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Things I learned when I fell off my bicycle | Bishop
I recently went for a bicycle ride with my husband, his brother and the brother’s wife during a visit to their home. The experience I had relates to my interior relationship.
The Tour de Cure was being held locally and we decided to take our ride during that time. We could enjoy a 30-mile trip through the Virginia countryside on a route that was protected from traffic, with water stations along the way. The weather was clear and warm. I hadn’t been on a bicycle in 25 years, and I was out for fun.
Four miles into the ride, while I was struggling to keep up with my loved ones, I started to make a right turn onto another road. I had rented my bicycle from a shop, and it was new and much more advanced than the 3-speed I’d ridden as a child. I felt I was going too fast as I made the turn and I edged to the roadside while I sought the brakes on the handlebars. Unfortunately, my distraction prohibited me from pointing my bike in the direction I wanted to go. I continued off the road at high speed, and into a deep, narrow ditch.
These are things I have learned since that moment when the ditch appeared.
1. When they see disaster looming, even older women can look and sound like Saturday Night Live’s "Mr. Bill".
2. You can see spots, stutter and become forgetful after an accident even if you were wearing your helmet.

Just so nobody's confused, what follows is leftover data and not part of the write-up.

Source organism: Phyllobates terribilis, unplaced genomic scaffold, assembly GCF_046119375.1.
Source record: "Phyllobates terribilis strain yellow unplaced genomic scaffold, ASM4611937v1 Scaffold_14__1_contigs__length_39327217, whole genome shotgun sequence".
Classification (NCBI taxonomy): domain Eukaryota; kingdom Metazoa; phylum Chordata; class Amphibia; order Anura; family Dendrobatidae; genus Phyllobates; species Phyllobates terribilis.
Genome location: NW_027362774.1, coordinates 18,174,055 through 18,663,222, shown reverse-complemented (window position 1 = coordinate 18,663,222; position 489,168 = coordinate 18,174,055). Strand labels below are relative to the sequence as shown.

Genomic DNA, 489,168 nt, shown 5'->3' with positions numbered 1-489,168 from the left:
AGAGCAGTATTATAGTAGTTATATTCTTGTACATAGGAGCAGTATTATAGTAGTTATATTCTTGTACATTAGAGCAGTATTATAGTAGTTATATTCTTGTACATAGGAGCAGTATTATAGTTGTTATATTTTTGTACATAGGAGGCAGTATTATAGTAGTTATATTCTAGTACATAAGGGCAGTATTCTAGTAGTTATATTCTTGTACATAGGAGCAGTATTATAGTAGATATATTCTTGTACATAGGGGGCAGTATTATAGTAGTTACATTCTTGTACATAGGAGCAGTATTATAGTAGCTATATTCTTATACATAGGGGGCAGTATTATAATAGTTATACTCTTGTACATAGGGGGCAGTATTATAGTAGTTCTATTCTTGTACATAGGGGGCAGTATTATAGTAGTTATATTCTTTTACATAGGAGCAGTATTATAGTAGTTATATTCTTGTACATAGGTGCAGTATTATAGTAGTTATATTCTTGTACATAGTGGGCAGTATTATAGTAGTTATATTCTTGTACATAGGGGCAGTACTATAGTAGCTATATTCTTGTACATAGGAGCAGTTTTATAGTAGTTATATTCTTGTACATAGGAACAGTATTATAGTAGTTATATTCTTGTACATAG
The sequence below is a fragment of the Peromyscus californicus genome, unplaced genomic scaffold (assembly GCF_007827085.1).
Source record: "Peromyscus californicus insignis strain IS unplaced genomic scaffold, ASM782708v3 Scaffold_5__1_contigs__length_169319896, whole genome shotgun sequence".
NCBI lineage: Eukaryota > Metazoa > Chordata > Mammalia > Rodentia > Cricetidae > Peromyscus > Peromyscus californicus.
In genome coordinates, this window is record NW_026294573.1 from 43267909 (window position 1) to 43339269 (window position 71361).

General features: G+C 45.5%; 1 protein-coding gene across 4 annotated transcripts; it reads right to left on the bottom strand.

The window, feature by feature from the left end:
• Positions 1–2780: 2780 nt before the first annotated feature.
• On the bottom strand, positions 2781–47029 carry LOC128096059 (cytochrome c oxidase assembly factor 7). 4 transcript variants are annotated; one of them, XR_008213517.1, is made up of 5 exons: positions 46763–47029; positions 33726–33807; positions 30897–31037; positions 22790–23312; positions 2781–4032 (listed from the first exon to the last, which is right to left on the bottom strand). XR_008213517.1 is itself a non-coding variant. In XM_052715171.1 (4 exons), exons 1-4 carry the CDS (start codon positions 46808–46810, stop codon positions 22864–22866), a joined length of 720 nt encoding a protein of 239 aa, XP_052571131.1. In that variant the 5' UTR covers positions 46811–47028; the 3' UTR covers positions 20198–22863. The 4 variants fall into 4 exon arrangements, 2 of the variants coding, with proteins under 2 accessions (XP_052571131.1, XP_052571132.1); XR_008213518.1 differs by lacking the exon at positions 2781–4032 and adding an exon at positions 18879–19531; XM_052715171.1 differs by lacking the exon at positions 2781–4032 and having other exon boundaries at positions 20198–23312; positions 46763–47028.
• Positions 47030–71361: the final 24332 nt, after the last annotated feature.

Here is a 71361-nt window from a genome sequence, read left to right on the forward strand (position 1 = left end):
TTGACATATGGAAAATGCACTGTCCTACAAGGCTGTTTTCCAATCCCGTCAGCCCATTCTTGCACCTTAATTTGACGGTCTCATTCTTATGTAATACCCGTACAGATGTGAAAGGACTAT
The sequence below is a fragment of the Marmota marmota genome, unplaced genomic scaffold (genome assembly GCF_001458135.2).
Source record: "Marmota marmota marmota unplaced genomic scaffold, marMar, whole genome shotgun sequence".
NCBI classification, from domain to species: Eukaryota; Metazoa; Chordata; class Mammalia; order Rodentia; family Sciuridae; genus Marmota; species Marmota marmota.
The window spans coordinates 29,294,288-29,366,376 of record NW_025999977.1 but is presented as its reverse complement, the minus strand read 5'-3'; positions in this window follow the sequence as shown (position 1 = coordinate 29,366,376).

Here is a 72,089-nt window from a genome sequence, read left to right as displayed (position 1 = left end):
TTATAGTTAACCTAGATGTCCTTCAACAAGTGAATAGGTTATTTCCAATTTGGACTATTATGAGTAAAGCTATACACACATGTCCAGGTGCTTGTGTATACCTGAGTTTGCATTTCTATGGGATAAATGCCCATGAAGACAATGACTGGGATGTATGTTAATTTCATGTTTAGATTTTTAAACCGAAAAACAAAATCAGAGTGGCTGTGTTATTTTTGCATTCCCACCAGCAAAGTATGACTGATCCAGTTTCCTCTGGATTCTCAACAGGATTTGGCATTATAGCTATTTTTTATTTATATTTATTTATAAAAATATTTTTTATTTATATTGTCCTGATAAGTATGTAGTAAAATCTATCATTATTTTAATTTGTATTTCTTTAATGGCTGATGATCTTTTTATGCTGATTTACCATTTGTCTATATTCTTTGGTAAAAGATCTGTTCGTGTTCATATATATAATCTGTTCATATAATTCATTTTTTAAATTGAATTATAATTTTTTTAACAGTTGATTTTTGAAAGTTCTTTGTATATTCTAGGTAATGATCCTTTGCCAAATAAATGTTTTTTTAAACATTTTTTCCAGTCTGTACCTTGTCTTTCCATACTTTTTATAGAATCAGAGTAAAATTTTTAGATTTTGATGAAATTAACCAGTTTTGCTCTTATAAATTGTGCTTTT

3. People will assure you that it is not unusual to fall off a bike, and this will comfort you.
4. There will remain a small part of you that feels silly for falling off a bicycle—and for doing so much damage? Forget about it!
5. Strangers will come to your aide and help you get to a hospital that appears and disappears into the mist like Brigadoon.
6. Using a bedpan in your 50s isn’t as embarrassing as it was in your 30s.
7. If you have someone who cares enough to help you while you recover, you are lucky.
8. Your dreams will include visions of yourself suffering assorted afflictions.
9. Injuries from falling off a bike are common and typical. Your physical therapist may have suffered the same damage from the same kind of accident.
10. Feeling great at 50 does not equate to being as fit as you were at 30.
11. You are healing, no matter what you think or how you feel on any particular day.
12. When you dread taking your medicine because it must be taken with food, it may be time to cut back.
13. You will try to look forward to riding a bike again because no one should live with a fear of bicycles.
14. After all these years "The Ugly Dachshund" is still fun to watch.
Personal experiences continue to teach us useful lessons throughout our lives.
Ronda Bishop is a licensed mental health counselor and experienced parenting educator. She has worked as a counselor, teacher, and life coach for the past 15 years. Questions for Ronda can be e-mailed to Mslrbishop@comcast.net.